Over-reliance on gloves leads to poor worker hand hygiene

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Over-reliance on gloves leads to poor worker hand hygiene
Over-reliance on gloves leads to poor worker hand hygiene
Healthcare workers who wear gloves when treating patients are less likely to wash their hands between patients, a British study finds.

Experts acknowledge that wearing gloves is appropriate when workers know contact with bodily fluids is likely, but the study suggests healthcare workers appear to be substituting glove use for additional hand hygiene protocols.

“The chances of hands being cleaned before or after patient contact appear to be substantially lower if gloves were being worn,” said Sheldon Stone, M.D., of the Royal Free Hospital NHS Trust Healthcare, who led the research team.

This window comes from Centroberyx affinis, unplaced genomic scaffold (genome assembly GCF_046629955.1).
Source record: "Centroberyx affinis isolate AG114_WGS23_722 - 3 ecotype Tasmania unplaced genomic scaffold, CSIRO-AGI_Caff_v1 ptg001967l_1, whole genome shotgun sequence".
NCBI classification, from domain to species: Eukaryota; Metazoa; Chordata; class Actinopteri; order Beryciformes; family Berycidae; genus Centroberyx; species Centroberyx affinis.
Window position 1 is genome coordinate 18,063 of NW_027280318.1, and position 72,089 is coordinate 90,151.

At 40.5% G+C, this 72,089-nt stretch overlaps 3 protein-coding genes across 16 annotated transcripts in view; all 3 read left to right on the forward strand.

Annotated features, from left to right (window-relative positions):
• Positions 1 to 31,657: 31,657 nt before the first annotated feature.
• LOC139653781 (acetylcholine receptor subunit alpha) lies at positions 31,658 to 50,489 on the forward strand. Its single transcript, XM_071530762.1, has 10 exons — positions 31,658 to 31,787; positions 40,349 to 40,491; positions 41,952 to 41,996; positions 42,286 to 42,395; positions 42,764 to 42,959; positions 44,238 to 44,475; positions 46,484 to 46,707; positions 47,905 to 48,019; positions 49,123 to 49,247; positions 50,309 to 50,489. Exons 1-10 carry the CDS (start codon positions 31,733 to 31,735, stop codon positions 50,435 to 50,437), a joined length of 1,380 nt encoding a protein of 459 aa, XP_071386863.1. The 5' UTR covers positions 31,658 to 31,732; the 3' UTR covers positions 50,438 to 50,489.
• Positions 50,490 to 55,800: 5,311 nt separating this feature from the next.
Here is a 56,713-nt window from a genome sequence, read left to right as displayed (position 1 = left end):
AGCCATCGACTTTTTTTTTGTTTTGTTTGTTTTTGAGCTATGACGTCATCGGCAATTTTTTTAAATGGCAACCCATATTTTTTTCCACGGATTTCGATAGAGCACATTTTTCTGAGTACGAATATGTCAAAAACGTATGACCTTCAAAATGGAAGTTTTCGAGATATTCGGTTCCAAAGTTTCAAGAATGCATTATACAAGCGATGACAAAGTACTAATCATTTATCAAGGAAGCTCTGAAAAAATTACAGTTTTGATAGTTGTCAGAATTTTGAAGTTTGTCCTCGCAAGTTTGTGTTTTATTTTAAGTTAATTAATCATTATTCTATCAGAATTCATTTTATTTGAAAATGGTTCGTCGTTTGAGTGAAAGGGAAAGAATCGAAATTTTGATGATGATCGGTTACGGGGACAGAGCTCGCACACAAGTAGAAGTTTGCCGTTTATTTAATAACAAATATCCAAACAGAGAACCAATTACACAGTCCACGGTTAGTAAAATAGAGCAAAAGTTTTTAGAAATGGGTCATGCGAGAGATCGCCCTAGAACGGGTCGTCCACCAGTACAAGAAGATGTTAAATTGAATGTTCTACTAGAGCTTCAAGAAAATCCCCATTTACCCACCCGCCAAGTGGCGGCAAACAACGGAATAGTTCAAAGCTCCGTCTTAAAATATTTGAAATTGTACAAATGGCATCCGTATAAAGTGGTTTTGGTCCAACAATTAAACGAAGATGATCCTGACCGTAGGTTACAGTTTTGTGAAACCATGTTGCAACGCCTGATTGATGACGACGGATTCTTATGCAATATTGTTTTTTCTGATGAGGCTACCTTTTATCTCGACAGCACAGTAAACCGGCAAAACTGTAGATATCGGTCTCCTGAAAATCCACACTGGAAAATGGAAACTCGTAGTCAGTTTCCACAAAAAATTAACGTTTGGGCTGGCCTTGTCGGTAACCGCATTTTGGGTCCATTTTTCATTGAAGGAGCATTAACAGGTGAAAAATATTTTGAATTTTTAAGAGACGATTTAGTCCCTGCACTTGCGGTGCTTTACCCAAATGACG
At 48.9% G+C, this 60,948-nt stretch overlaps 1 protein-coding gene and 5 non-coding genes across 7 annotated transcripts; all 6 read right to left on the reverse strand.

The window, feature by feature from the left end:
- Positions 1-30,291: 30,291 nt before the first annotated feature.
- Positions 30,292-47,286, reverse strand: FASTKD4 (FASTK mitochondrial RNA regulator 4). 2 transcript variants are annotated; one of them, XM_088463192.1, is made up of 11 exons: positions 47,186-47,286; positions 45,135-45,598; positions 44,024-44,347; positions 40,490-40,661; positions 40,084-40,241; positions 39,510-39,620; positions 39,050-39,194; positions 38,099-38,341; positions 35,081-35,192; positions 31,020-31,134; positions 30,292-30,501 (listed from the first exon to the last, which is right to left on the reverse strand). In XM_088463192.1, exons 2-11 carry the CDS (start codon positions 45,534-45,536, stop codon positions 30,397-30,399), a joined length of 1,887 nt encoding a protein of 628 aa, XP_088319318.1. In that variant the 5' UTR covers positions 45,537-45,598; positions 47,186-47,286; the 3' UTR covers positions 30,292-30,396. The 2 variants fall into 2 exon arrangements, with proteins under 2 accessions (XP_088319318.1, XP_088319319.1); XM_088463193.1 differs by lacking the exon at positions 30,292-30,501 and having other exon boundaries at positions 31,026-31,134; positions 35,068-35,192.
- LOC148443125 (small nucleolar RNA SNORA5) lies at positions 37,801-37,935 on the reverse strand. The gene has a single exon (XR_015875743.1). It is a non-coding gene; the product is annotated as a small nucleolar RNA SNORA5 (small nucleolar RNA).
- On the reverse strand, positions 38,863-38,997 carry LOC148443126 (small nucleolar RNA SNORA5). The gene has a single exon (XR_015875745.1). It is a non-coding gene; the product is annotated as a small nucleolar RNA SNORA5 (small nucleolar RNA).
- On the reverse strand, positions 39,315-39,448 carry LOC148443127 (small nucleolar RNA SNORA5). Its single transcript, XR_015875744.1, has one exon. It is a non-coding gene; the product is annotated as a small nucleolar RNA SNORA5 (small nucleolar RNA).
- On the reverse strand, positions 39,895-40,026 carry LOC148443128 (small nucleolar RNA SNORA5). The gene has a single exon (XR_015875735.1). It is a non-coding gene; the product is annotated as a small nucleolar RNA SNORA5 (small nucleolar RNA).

Stone and his colleagues observed more than 7,000 patient contacts in 56 ICUs and geriatric care units in 15 hospitals. They found that proper hand hygiene compliance rates were “disappointingly” low, at 47.7% — a statistic, experts contend, that contributes to the costs associated with healthcare-associated infections.

Proper hand hygiene protocol includes changing gloves and washing one's hands. Hands can be contaminated by “back spray” when gloves are removed after contact with bodily fluid, researchers said.

Some germs can get through latex gloves, investigators note. Stone and his team suggested that more studies are needed to determine behavioral reasons behind poor hand hygiene habits.

The study, “The Dirty Hand in the Latex Glove: A Study of Hand-Hygiene Compliance When Gloves Are Worn,” was published in the December issue of Infection Control and Hospital Epidemiology.
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